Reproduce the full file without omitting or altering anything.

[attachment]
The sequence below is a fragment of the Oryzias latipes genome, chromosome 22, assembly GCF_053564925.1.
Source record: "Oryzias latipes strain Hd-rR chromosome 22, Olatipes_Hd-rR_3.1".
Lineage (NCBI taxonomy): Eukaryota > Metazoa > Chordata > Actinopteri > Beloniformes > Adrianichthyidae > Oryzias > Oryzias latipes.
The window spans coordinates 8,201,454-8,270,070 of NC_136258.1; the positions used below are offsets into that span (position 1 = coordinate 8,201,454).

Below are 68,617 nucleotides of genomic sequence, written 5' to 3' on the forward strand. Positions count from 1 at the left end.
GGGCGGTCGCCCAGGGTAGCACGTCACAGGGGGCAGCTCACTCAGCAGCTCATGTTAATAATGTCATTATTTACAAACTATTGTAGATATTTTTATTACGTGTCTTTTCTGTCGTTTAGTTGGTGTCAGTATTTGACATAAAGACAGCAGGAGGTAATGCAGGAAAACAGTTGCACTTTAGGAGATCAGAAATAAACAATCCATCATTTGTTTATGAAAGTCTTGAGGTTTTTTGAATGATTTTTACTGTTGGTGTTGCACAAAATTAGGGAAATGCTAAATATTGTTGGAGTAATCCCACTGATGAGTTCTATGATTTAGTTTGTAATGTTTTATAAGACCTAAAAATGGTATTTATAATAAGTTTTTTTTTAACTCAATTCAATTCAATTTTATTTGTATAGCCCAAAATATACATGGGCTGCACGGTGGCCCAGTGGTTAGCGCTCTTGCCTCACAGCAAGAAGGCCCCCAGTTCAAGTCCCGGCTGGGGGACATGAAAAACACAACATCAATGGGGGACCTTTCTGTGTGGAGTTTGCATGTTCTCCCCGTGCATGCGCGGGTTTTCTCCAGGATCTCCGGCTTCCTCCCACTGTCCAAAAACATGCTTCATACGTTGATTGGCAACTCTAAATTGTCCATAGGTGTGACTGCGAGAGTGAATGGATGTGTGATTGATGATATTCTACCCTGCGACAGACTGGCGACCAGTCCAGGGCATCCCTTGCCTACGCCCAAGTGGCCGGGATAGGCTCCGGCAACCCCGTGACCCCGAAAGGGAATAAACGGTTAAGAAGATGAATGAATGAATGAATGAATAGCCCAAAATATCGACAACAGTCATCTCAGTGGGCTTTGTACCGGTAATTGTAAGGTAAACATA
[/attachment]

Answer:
The sequence below is a fragment of the Oryzias latipes genome, chromosome 22, assembly GCF_053564925.1.
Source record: "Oryzias latipes strain Hd-rR chromosome 22, Olatipes_Hd-rR_3.1".
Lineage (NCBI taxonomy): Eukaryota > Metazoa > Chordata > Actinopteri > Beloniformes > Adrianichthyidae > Oryzias > Oryzias latipes.
The window spans coordinates 8,201,454-8,270,070 of NC_136258.1; the positions used below are offsets into that span (position 1 = coordinate 8,201,454).

Below are 68,617 nucleotides of genomic sequence, written 5' to 3' on the forward strand. Positions count from 1 at the left end.
GGGCGGTCGCCCAGGGTAGCACGTCACAGGGGGCAGCTCACTCAGCAGCTCATGTTAATAATGTCATTATTTACAAACTATTGTAGATATTTTTATTACGTGTCTTTTCTGTCGTTTAGTTGGTGTCAGTATTTGACATAAAGACAGCAGGAGGTAATGCAGGAAAACAGTTGCACTTTAGGAGATCAGAAATAAACAATCCATCATTTGTTTATGAAAGTCTTGAGGTTTTTTGAATGATTTTTACTGTTGGTGTTGCACAAAATTAGGGAAATGCTAAATATTGTTGGAGTAATCCCACTGATGAGTTCTATGATTTAGTTTGTAATGTTTTATAAGACCTAAAAATGGTATTTATAATAAGTTTTTTTTTAACTCAATTCAATTCAATTTTATTTGTATAGCCCAAAATATACATGGGCTGCACGGTGGCCCAGTGGTTAGCGCTCTTGCCTCACAGCAAGAAGGCCCCCAGTTCAAGTCCCGGCTGGGGGACATGAAAAACACAACATCAATGGGGGACCTTTCTGTGTGGAGTTTGCATGTTCTCCCCGTGCATGCGCGGGTTTTCTCCAGGATCTCCGGCTTCCTCCCACTGTCCAAAAACATGCTTCATACGTTGATTGGCAACTCTAAATTGTCCATAGGTGTGACTGCGAGAGTGAATGGATGTGTGATTGATGATATTCTACCCTGCGACAGACTGGCGACCAGTCCAGGGCATCCCTTGCCTACGCCCAAGTGGCCGGGATAGGCTCCGGCAACCCCGTGACCCCGAAAGGGAATAAACGGTTAAGAAGATGAATGAATGAATGAATGAATAGCCCAAAATATCGACAACAGTCATCTCAGTGGGCTTTGTACCGGTAATTGTAAGGTAAACATA